Jul 18

Controversial broiler farm application to go to VCAT

Mount Alexander shire mayor, Michael Redden.THE company whose application for a broiler farm near Baringhup wasrejected by the Mount Alexander Shire council last weekis preparing to submit an application to the Victorian Civil and Administrative Tribunal.

The company’s director, Michael Vukadinovic, said he would apply to VCAT by Monday next week at the latest.

The application comes in response to a long running tussle with Mount Alexander Shire to build three largesheds to breedchickens.

Leading up to last week’s council decision to accept or reject Mr Vukadinovic’s application, thecouncil received 903 objections from residents in the shire.

Mount Alexandermayor Michael Redden said the number of objections was unprecedented.

“We’ve never had the public rise up against an application in that way,” Mr Redden said.

Councillors went againstthe council’s planning department which produced anin-depth document recommending the broiler farmbe built.

Mr Redden listed a number of reasons why the council had rejected the application which included environmental impacts, visual amenity,increased truck traffic on local roads, odour and the effect on farms andtourism.

He said the increase in the number of large trucks on unsealed roads would be costly to the council in terms of road maintenance.

In the event of a flood in the area, he said the council believed water would wash contents of the broiler farms into the Loddon river.

Mr Redden said the council had been watching broiler farms in Moorlort in the Central Goldfields shire and were aware of complaints about odour.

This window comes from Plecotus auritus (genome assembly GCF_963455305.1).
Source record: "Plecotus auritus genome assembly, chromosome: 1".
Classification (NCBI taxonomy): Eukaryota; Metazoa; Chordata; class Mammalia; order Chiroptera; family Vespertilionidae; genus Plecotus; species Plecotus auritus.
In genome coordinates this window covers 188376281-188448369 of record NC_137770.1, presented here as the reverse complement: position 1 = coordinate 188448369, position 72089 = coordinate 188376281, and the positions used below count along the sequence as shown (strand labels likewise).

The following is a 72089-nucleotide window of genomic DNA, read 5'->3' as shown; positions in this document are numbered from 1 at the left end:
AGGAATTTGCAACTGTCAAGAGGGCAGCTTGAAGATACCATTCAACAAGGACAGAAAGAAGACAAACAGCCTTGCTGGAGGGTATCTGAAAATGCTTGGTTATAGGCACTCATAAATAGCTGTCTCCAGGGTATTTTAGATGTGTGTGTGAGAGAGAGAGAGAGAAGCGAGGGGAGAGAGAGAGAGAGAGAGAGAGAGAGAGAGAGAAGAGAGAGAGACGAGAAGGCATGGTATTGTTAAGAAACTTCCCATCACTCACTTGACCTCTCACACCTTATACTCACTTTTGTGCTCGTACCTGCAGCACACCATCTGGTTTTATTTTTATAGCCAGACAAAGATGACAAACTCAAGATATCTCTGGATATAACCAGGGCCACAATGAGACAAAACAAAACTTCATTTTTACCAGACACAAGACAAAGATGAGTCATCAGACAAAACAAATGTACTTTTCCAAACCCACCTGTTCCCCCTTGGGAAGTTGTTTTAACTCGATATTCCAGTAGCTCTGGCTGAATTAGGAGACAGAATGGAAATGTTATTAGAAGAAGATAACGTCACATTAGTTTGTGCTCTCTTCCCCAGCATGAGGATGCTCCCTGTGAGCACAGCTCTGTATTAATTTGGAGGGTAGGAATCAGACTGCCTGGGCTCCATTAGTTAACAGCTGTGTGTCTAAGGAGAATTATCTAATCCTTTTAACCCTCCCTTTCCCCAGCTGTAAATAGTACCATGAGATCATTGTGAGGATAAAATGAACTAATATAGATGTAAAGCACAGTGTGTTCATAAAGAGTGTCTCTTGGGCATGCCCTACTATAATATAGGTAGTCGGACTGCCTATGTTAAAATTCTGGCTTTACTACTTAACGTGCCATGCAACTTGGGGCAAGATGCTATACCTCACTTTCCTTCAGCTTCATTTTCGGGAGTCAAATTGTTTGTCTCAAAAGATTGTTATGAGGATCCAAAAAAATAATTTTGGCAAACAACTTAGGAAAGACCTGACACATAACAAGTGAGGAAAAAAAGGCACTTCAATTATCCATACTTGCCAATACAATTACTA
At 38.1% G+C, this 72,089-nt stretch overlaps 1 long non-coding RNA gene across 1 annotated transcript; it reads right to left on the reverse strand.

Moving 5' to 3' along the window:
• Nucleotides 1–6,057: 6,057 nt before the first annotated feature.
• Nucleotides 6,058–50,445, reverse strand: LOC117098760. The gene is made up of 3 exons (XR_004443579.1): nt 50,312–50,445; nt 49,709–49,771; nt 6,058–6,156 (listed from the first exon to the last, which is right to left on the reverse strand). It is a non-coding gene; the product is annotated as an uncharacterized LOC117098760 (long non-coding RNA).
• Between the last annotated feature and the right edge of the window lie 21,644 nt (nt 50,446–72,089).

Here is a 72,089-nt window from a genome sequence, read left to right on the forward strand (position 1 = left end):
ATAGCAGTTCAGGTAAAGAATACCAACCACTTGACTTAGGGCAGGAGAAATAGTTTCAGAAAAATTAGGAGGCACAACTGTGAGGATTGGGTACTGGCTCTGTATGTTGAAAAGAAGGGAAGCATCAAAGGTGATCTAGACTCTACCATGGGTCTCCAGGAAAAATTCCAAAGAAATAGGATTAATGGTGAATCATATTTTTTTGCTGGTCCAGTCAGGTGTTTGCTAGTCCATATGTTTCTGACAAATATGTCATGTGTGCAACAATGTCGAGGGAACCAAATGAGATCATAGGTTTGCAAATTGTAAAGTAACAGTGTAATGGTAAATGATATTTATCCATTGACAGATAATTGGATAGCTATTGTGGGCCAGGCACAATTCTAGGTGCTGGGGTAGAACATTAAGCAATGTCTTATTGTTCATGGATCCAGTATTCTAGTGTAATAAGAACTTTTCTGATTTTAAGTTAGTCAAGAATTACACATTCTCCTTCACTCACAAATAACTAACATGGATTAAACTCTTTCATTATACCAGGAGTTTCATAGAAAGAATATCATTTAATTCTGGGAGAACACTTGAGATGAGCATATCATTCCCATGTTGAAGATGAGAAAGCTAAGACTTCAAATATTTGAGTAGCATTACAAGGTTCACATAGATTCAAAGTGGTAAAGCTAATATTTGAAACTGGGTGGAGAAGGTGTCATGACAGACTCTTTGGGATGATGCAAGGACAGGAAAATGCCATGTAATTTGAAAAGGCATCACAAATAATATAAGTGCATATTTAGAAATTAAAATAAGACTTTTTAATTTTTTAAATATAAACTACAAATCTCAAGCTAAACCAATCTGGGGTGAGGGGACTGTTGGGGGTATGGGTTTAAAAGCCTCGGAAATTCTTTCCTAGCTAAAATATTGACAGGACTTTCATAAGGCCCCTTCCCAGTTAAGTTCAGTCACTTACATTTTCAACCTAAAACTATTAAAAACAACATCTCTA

He said people had told him the smell was so strong it was unbearable to stayoutside.

“If it goes to VCATwe expect quite a long and costly case,” Mr Reddensaid.

Mr Vukadinovic is critical of the Mount Alexandercouncil, saying it was motivated by a desire to “get voted in next time they go to an election”.

He said he could not understand how councillor’s could go against recommendations of their own planning experts.

“I just don’t know how they were able to reject it other than on political rounds,” Mr Vukavidovic said.

“It’s the most politicised shire I’ve every come across, where they just worry about what their people havegot to say and nothing else,” he said.

Mr Vukadinovic said residents were”naive” to thinkhis proposed broiler farms would be harmful to the environment.

“They don’t understand how well and cleanly these farms are run,” he said.

He said his farms would have”state-of-the-art” equipmentand meet regulations set by the Environmental Protection Authority.

Mr Vukadinovic said he was confidenthe could succeed in gaining approval for the broiler farms after going through the VCAT process.

“VCAT will lookat the pure planning considerations and not any of the emotional side effects to it,” he said.

He said the broiler farm would create 25 direct jobs and many more indirectly.

Baringhup resident Cathy McCallum has been active in protesting the broiler farms proposal near her town for about two years.

She said the area where the farms would be constructed was on the Moorlort Plains, home to rare flora and fauna.

“People have to be educated about the beauty about this type of environment,” Ms McCallum said.

She said Mount Alexander council was striving to be a sustainable and environmentally conscious shire.

“They don’t call themselves a green council but that’s what they’re working towards,” she said.

“All the residents in this shire have embraced that direction and they don’t want to see that industry in our area.

She said the Victorian Broiler code was “very flimsy” and favoured “entrepreneurial people”.

“Our council’s being extremely brave in saying no,” she said.

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